Friday, June 27, 2008

Spiritual But Not Religious

We have all heard the phrase, "I am spiritual, but not religious." Perhaps we have even used that phrase to describe ourselves or our practices. Typically, people attended whatever church or religion their parents chose. Usually they would take us to church with them or send us to schools or Sunday schools operated by their church. It was just expected that we would follow along in this way.

However, as we grew and changed, many of us have changed our ideas about religion and spirituality. Some of us changed churches, and some of us adapted various spiritual practices from different religions, cultures or traditions, creating our own unique blend of concepts and practices that work for us. Another word for that way of doing things is eclectic.

A survey by the Pew Forum on Religion and Public Life conducted in 2007, published in February 2008, depicted a fluid and diverse national religious life marked by people moving among denominations and faiths.

According to that report, more than a quarter of adult Americans have left the faith of their childhood to join another religion or no religion. The survey indicated that the group that had the greatest net gain was the unaffiliated, accounting for 16 percent of American adults.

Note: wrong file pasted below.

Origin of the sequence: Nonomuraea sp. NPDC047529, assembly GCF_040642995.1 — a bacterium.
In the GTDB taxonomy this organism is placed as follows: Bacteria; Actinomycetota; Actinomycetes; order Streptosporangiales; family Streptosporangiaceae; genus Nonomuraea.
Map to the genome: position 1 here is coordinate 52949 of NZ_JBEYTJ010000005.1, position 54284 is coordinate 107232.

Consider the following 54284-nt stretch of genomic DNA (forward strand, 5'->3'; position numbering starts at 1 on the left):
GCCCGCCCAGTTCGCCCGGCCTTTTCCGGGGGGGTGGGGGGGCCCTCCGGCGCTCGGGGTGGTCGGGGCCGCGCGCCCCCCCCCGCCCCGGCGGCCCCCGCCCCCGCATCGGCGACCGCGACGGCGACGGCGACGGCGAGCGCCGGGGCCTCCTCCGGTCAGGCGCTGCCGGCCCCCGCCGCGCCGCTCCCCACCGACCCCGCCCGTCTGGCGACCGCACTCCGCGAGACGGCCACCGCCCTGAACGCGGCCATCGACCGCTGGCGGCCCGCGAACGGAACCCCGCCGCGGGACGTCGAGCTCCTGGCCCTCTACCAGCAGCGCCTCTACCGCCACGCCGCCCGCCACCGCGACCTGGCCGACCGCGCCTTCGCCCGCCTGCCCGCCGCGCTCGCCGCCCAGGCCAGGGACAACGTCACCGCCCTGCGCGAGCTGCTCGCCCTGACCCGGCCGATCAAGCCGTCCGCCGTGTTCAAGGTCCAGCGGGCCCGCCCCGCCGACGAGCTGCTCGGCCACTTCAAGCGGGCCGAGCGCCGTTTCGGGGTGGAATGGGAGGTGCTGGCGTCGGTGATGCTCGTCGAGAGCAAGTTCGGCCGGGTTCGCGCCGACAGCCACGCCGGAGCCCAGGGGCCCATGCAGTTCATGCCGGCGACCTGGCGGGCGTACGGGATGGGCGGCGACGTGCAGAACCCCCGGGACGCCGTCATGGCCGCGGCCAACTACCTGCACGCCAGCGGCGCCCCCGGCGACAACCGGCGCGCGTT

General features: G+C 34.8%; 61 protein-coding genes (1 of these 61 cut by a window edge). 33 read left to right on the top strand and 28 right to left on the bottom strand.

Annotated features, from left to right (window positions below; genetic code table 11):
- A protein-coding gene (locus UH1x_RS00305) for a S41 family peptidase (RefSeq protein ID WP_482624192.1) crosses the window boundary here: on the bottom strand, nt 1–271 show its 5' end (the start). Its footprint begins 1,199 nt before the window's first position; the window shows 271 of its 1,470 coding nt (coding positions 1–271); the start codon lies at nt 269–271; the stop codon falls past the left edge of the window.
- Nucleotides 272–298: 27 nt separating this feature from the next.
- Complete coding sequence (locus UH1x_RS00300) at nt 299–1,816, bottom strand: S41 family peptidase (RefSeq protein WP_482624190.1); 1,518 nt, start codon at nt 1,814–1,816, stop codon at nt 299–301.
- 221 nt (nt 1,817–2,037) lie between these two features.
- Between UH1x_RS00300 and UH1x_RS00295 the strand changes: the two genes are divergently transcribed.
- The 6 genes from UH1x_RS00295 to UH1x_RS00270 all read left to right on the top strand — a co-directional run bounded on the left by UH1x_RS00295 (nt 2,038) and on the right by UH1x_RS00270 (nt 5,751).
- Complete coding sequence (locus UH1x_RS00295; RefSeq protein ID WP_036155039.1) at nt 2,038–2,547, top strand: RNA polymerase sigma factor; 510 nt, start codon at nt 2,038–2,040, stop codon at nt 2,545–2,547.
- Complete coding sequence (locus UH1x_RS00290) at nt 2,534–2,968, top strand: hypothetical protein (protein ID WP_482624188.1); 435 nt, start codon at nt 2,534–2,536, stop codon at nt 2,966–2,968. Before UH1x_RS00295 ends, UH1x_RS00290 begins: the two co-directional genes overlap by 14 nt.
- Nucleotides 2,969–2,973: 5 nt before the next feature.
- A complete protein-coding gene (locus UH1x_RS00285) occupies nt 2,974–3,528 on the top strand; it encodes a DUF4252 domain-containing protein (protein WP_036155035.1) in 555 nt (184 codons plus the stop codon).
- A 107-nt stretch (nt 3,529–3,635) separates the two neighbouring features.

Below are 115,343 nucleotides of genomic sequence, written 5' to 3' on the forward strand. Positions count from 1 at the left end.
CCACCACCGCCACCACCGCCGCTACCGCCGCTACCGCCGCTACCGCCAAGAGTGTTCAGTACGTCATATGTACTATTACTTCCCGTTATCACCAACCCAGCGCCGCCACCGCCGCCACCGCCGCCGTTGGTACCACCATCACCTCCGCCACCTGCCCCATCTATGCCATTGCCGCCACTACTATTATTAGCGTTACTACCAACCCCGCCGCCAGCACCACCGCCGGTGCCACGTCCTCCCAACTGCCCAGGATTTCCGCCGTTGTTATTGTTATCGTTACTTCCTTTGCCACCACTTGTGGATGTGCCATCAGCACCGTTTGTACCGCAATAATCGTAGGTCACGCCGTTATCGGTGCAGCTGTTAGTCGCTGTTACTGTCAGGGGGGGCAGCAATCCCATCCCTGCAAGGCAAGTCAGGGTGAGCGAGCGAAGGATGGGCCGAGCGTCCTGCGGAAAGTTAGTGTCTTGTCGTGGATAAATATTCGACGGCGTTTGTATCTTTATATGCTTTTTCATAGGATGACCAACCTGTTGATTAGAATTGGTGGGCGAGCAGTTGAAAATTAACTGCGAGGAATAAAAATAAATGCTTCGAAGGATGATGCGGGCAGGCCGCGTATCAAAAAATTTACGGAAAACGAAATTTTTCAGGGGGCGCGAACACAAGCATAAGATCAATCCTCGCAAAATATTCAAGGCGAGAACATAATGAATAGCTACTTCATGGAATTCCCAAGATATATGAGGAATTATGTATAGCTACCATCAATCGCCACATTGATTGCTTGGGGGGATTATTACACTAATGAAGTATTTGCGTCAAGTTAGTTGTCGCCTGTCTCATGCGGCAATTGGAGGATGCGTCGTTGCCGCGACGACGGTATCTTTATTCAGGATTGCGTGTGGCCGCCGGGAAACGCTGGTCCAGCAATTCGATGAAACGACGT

Who are the unaffilliated? These include minor, but growing choices, such as Wicca, Buddhist, Hindu, Sufi, Taoist, Druid, Asatru, Santeria, Bahai or Native American, to name just a few which have grown significantly in recent years. A person can practice these religions or incorporate aspects of them into their eclectic mix without officially joining anything. These practices can be done in the privacy of your own home, or on your own property without having to follow strict rules set by an organization or tithing to professional clergy. So there is no exact number of people who practice these things, only estimates based on surveys such as these.

However, the percentage of people who responded in this way has doubled in size in the last 20 years. If you choose to use a little of this from one tradition, a little of that from another tradition plus some parts you have improvised to synthesize the different parts that work for you, then you are a part of this growing part of the population that relates to spirit in a more universal way.

If you identify yourself as "spiritual, but not religious," you are not just being faddish, you are part of a steadily growing number of people who are using their own experience to engage in a spiritual life that blends into their everyday life.

Do whatever works. In fact, for a country that is made up of people from all over the world, rather than one ethnic or religious group, it seems quite appropriate to me that increasing numbers of people are being practical and eclectic in their spiritual practices.

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